With about 55% of the popular vote and 63 out of 87 seats in the next Alberta legislature, Premier-Designate Jason Kenney used his victory speech Tuesday evening to amp up the rhetoric on the perceived mistreatment of his province’s fossil sector and lay down a warning to environmental groups.
“There is a deep frustration in this province, a sense that we have contributed massively to the rest of Canada, but that everywhere we turn we are being blocked in and pinned down,” Kenney said . But “today with this election, we begin to stand up for ourselves, for our jobs and for our future,” he added . “Today we begin to fight back.”
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Departing Premier Rachel Notley said she would continue to serve as opposition leader, and at last count, NDP Environment Minister Shannon Phillips was on track to win re-election in her riding of Lethbridge-West. Energy Minister Margaret McCuaig-Boyd was defeated in the northern riding of Central Peace-Notley.
Kenney hinted at some of the contentious times ahead, after a campaign in which he promised to roll back the province’s carbon levy and spend lavishly on a “war room” to counter perceived slights from climate and anti-pipeline campaigners. “Early on in his speech, the premier-designate delivered a warning to environmentalists, accusing them of being funded by foreign interests who are trying to shut down the Alberta oil and gas industry,” National Observer reports. “He pledged to launch a public inquiry into their activities, singling out several charitable organizations including the David Suzuki Foundation and the Tides Foundation.”
Days before the vote, Kenney threatened  to make Vancouver carbon-free by 2020, vowing to “turn off the taps” of gasoline from Alberta to British Columbia “within an hour” of being sworn in as premier, Global News reported. “The NDP mayor of Vancouver said he wants a carbon-free Vancouver by 2040,” he told a campaign rally in Edmonton Friday night. “Well, if the B.C. New Democrats continue to block our energy, we’ll happily give them a carbon-free Vancouver by 2020.”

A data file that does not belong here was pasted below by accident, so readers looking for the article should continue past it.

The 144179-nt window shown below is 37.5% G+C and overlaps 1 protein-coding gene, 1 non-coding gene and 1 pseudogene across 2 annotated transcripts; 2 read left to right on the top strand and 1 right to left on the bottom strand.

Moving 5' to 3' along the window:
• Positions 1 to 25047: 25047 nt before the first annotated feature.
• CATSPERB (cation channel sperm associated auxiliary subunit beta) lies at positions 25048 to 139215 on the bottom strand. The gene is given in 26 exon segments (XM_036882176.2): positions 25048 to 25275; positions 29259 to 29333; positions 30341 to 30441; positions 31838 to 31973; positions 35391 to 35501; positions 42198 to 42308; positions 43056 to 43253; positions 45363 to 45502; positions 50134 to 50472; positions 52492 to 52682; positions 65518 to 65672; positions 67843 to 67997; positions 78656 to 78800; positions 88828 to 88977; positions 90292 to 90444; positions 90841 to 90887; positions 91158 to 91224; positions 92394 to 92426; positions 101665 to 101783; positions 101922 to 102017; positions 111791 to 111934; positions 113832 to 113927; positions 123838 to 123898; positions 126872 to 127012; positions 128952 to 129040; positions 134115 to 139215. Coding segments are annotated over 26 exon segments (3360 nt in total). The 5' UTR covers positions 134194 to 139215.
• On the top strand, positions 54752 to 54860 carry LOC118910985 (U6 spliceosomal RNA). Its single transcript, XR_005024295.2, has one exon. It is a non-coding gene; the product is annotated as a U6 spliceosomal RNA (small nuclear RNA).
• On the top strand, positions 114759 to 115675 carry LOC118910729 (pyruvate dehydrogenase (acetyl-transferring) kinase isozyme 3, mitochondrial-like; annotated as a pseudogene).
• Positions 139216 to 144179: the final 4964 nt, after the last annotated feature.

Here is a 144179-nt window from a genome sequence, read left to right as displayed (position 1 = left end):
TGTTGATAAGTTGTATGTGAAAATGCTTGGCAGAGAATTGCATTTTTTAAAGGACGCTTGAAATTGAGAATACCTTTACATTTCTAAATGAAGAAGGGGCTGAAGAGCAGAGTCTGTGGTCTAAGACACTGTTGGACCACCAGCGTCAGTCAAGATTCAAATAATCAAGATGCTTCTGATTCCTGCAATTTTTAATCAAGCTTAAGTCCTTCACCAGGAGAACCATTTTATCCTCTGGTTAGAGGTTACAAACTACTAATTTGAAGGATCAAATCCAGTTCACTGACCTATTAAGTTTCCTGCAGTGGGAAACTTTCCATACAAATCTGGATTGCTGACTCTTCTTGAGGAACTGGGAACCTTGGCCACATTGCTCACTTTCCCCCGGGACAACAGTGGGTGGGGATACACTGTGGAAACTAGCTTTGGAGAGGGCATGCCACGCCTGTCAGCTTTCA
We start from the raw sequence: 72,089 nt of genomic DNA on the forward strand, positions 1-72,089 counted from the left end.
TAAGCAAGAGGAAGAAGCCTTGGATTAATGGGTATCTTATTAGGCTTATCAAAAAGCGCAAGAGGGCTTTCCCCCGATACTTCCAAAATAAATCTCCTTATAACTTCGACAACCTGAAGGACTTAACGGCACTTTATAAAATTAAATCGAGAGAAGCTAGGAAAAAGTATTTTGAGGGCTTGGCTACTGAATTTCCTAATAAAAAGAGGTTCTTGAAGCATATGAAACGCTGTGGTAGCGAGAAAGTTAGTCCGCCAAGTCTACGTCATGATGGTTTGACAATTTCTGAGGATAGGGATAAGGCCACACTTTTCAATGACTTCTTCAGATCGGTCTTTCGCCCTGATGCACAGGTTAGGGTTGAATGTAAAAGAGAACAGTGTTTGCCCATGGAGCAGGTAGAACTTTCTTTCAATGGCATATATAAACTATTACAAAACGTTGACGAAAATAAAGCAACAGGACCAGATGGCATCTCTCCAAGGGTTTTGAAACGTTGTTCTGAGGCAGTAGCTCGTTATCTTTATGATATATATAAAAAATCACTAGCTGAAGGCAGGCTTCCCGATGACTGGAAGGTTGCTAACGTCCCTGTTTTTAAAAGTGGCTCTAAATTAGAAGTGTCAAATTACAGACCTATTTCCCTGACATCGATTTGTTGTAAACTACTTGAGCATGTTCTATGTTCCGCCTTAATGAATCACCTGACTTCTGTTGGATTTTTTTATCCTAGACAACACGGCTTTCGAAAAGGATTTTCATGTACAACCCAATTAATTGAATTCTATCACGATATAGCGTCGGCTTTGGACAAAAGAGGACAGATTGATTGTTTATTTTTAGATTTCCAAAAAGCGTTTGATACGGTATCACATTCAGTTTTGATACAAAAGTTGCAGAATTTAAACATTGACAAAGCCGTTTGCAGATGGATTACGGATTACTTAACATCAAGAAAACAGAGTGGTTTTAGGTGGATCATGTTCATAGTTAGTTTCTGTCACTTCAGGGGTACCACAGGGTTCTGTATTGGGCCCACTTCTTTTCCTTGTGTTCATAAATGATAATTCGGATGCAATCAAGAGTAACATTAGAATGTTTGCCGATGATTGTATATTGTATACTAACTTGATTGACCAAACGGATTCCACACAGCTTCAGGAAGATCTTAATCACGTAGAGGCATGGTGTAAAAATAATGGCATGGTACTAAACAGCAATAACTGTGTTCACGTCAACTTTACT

British Columbia is currently in court, seeking a ruling on whether it has the right to regulate the environmental impact of the controversial Trans Mountain pipeline expansion. The authority for Kenney’s extreme action would come from legislation that was passed but never enacted by the Notley government last spring.
“It does sound like pretty reckless rhetoric, ‘turning off the taps,’” said Vancouver Councillor Pete Fry. “We have the largest port in Canada. We’re the Pacific gateway. We’re not about to play tit for tat with that.”
Kenney has promised to cut Alberta’s tax rate for large corporations by one-third, from 12 to 8%, at a cost of C$1.76 billion per year, or $1,000 per family—a measure that would mostly benefit company owners and shareholders outside the province, while triggering job losses in the public sector, writes  Toby Sanger, executive director of the non-partisan Canadians for Tax Fairness. He apparently plans to continue  a carbon levy on large industrial emitters first introduced by Premier Ed Stelmach in 2007, but ratchet it down to $20 per tonne from the $30 threshold set by Notley in 2018.
Kenney told fossil industry reporters last week he would favour a levy “that is sensitive to carbon intensity [and] incentivizes investment in technology that reduces CO2 output,” but maintained that “we obviously have to do our part to reduce greenhouse gas emissions.”